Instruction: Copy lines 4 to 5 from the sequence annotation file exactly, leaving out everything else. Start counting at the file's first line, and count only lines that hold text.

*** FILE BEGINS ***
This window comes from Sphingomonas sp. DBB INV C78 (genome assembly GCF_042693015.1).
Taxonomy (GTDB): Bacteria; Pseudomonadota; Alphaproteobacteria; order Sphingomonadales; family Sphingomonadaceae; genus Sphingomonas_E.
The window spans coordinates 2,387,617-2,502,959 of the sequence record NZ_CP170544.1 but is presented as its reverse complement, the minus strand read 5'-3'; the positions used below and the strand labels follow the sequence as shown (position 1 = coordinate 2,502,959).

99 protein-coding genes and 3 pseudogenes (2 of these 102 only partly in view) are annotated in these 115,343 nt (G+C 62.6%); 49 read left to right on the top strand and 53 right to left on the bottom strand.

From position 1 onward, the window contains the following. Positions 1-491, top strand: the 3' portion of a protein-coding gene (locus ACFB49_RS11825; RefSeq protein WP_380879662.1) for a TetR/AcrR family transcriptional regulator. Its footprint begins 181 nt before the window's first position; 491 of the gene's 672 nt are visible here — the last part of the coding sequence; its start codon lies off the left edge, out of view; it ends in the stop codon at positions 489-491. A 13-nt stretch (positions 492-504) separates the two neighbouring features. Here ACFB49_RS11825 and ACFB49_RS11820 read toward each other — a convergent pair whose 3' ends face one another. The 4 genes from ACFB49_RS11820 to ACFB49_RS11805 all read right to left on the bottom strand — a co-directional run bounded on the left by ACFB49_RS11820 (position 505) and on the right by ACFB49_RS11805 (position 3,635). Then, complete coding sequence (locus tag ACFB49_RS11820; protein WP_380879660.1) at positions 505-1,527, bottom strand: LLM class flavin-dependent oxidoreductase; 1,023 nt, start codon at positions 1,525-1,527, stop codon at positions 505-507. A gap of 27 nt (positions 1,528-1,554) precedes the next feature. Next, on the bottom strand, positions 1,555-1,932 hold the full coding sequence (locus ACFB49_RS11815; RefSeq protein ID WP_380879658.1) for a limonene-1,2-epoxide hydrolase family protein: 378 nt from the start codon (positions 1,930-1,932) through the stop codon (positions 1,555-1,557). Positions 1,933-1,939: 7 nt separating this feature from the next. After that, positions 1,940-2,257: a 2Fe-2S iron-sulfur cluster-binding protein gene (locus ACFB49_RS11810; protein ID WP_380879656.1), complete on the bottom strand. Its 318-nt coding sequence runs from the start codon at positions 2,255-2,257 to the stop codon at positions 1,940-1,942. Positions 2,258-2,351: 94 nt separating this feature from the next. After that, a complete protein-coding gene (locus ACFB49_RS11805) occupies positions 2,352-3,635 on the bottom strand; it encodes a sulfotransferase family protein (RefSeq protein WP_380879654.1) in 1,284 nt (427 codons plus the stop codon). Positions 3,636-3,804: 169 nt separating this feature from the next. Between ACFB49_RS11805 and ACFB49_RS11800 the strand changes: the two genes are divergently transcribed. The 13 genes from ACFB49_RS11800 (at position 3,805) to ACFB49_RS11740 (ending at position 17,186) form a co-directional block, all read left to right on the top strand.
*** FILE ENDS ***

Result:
99 protein-coding genes and 3 pseudogenes (2 of these 102 only partly in view) are annotated in these 115,343 nt (G+C 62.6%); 49 read left to right on the top strand and 53 right to left on the bottom strand.

From position 1 onward, the window contains the following. Positions 1-491, top strand: the 3' portion of a protein-coding gene (locus ACFB49_RS11825; RefSeq protein WP_380879662.1) for a TetR/AcrR family transcriptional regulator. Its footprint begins 181 nt before the window's first position; 491 of the gene's 672 nt are visible here — the last part of the coding sequence; its start codon lies off the left edge, out of view; it ends in the stop codon at positions 489-491. A 13-nt stretch (positions 492-504) separates the two neighbouring features. Here ACFB49_RS11825 and ACFB49_RS11820 read toward each other — a convergent pair whose 3' ends face one another. The 4 genes from ACFB49_RS11820 to ACFB49_RS11805 all read right to left on the bottom strand — a co-directional run bounded on the left by ACFB49_RS11820 (position 505) and on the right by ACFB49_RS11805 (position 3,635). Then, complete coding sequence (locus tag ACFB49_RS11820; protein WP_380879660.1) at positions 505-1,527, bottom strand: LLM class flavin-dependent oxidoreductase; 1,023 nt, start codon at positions 1,525-1,527, stop codon at positions 505-507. A gap of 27 nt (positions 1,528-1,554) precedes the next feature. Next, on the bottom strand, positions 1,555-1,932 hold the full coding sequence (locus ACFB49_RS11815; RefSeq protein ID WP_380879658.1) for a limonene-1,2-epoxide hydrolase family protein: 378 nt from the start codon (positions 1,930-1,932) through the stop codon (positions 1,555-1,557). Positions 1,933-1,939: 7 nt separating this feature from the next. After that, positions 1,940-2,257: a 2Fe-2S iron-sulfur cluster-binding protein gene (locus ACFB49_RS11810; protein ID WP_380879656.1), complete on the bottom strand. Its 318-nt coding sequence runs from the start codon at positions 2,255-2,257 to the stop codon at positions 1,940-1,942. Positions 2,258-2,351: 94 nt separating this feature from the next. After that, a complete protein-coding gene (locus ACFB49_RS11805) occupies positions 2,352-3,635 on the bottom strand; it encodes a sulfotransferase family protein (RefSeq protein WP_380879654.1) in 1,284 nt (427 codons plus the stop codon). Positions 3,636-3,804: 169 nt separating this feature from the next. Between ACFB49_RS11805 and ACFB49_RS11800 the strand changes: the two genes are divergently transcribed. The 13 genes from ACFB49_RS11800 (at position 3,805) to ACFB49_RS11740 (ending at position 17,186) form a co-directional block, all read left to right on the top strand.